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Untwinkling the Stars: Improving our view of the universe with laser guide star adaptive optics
20 September 2011
George E. Pake Auditorium, PARC, 3333 Coyote Hill Road, Palo Alto, California
The Earth's turbulent atmosphere blurs the images acquired with ground-based telescopes. In principle, larger telescopes have smaller diffraction limits and can resolve the finer details of astronomical objects. In practice, while a large telescope does reap the benefits of collecting more light, it can resolve details no better than a backyard 8-inch diameter telescope. Placing telescopes at high altitude, such as on Mauna Kea in Hawaii, can reduce the atmospheric blurring, but does not eliminate it. One solution is to put telescopes in space, but there are limits to how large space telescopes can be and how many can be launched. To take full advantage of large ground-based telescopes, one must use another approach. Adaptive optics is a technology where the atmospheric turbulence is measured using either a natural star or a laser beacon and corrected in real time to "untwinkle" the stars and generate diffraction limited images.
Elinor will discuss how adaptive optics is implemented at Lick Observatory and the new technologies that they are testing for the next generation of adaptive optics instruments and giant telescopes.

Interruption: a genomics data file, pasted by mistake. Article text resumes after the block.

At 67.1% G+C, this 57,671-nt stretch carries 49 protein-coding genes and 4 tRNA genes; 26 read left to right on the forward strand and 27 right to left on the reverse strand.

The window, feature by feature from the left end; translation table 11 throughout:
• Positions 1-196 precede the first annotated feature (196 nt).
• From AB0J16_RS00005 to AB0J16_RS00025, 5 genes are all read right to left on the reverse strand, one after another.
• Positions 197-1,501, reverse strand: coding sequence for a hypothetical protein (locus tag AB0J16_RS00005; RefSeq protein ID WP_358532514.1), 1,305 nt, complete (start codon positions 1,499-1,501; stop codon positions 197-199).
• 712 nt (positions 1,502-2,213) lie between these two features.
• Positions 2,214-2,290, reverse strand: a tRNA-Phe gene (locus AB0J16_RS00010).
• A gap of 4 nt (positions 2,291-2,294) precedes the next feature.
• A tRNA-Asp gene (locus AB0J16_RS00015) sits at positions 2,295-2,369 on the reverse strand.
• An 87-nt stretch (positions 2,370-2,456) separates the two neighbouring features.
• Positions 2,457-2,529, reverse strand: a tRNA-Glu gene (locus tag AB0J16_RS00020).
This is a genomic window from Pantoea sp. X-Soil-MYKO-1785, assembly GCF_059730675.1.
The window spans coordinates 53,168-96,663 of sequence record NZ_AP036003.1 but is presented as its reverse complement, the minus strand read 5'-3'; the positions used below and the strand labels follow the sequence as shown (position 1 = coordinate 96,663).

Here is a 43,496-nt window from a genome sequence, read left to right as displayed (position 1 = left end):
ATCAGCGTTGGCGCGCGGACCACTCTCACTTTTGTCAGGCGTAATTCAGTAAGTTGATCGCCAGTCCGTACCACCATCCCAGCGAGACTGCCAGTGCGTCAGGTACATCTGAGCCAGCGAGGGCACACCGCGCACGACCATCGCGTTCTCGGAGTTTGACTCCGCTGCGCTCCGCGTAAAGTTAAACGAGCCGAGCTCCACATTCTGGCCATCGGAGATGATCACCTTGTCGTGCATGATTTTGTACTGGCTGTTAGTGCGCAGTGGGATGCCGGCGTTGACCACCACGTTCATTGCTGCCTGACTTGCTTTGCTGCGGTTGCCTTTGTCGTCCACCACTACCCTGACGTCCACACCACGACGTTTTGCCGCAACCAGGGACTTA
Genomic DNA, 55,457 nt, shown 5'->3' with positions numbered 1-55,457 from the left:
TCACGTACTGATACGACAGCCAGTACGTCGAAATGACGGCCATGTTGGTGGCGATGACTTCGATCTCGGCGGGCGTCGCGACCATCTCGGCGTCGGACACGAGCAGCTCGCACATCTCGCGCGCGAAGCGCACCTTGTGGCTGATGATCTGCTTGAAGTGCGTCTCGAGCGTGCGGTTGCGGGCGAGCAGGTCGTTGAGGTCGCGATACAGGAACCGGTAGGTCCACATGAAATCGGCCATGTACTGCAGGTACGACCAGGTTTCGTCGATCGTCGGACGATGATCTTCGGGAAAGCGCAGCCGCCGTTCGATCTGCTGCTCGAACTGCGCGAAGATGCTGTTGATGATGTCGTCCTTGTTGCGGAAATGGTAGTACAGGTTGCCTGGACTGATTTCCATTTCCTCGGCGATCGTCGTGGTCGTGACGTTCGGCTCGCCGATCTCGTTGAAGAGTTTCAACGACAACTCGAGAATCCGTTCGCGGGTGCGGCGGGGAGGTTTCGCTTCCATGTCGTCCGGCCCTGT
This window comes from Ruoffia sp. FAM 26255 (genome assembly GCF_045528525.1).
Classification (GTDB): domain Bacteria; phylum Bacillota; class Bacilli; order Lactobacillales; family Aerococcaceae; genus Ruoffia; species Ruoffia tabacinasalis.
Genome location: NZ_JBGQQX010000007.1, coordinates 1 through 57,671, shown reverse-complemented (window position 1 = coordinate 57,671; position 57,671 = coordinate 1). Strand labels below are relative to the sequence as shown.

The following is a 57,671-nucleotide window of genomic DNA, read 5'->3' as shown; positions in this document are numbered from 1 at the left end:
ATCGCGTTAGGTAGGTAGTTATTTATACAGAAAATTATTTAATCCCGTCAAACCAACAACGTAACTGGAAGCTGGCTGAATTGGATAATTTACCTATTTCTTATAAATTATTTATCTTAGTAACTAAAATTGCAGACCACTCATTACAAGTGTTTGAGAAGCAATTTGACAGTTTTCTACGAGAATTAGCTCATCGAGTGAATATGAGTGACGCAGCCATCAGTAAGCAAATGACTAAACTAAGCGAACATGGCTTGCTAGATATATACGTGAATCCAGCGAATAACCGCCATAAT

Elinor Gates is a Scientist at the Lick Observatory, Mount Hamilton. She did her undergraduate work at Mount Holyoke College in Massachusetts, majoring in math and astrophysics. She went to the University of New Mexico and got her Ph.D. in physics/astrophysics in 1998. While attending UNM she worked at the Air Force Phillips Laboratory, gaining experience in adaptive optics and wavefront sensing techniques. She has been a staff astronomer at Lick Observatory since 1998, where she was hired to convert the adaptive optics test-bed experiment at Lawrence Livermore National Laboratory to a facility astronomer-used instrument on the 3-m telescope at Lick Observatory. Elinor also works on maintaining and improving existing instruments for Lick's telescopes as well as designing and testing new instruments. Her current research interests are in measuring the masses of black holes at the centers of active galaxies.
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